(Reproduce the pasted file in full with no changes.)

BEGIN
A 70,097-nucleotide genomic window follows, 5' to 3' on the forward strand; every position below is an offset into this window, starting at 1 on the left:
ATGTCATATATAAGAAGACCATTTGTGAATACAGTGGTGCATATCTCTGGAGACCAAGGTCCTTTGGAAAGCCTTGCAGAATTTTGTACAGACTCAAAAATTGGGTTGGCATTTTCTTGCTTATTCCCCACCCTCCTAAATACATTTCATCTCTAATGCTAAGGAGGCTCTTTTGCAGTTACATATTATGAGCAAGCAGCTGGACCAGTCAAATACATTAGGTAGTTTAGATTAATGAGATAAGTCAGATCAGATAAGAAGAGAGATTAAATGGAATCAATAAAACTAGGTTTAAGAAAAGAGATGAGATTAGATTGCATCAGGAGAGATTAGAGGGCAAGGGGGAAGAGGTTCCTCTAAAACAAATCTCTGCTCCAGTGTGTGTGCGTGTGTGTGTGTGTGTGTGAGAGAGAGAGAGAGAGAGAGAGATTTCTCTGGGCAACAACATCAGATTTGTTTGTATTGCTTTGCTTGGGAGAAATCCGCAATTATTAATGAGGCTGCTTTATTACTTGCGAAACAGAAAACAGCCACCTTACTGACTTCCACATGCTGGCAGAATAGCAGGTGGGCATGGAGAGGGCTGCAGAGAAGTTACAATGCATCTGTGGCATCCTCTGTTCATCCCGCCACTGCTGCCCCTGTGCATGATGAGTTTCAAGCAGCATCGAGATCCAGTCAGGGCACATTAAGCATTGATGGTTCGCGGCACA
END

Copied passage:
A 70,097-nucleotide genomic window follows, 5' to 3' on the forward strand; every position below is an offset into this window, starting at 1 on the left:
ATGTCATATATAAGAAGACCATTTGTGAATACAGTGGTGCATATCTCTGGAGACCAAGGTCCTTTGGAAAGCCTTGCAGAATTTTGTACAGACTCAAAAATTGGGTTGGCATTTTCTTGCTTATTCCCCACCCTCCTAAATACATTTCATCTCTAATGCTAAGGAGGCTCTTTTGCAGTTACATATTATGAGCAAGCAGCTGGACCAGTCAAATACATTAGGTAGTTTAGATTAATGAGATAAGTCAGATCAGATAAGAAGAGAGATTAAATGGAATCAATAAAACTAGGTTTAAGAAAAGAGATGAGATTAGATTGCATCAGGAGAGATTAGAGGGCAAGGGGGAAGAGGTTCCTCTAAAACAAATCTCTGCTCCAGTGTGTGTGCGTGTGTGTGTGTGTGTGTGAGAGAGAGAGAGAGAGAGAGAGATTTCTCTGGGCAACAACATCAGATTTGTTTGTATTGCTTTGCTTGGGAGAAATCCGCAATTATTAATGAGGCTGCTTTATTACTTGCGAAACAGAAAACAGCCACCTTACTGACTTCCACATGCTGGCAGAATAGCAGGTGGGCATGGAGAGGGCTGCAGAGAAGTTACAATGCATCTGTGGCATCCTCTGTTCATCCCGCCACTGCTGCCCCTGTGCATGATGAGTTTCAAGCAGCATCGAGATCCAGTCAGGGCACATTAAGCATTGATGGTTCGCGGCACA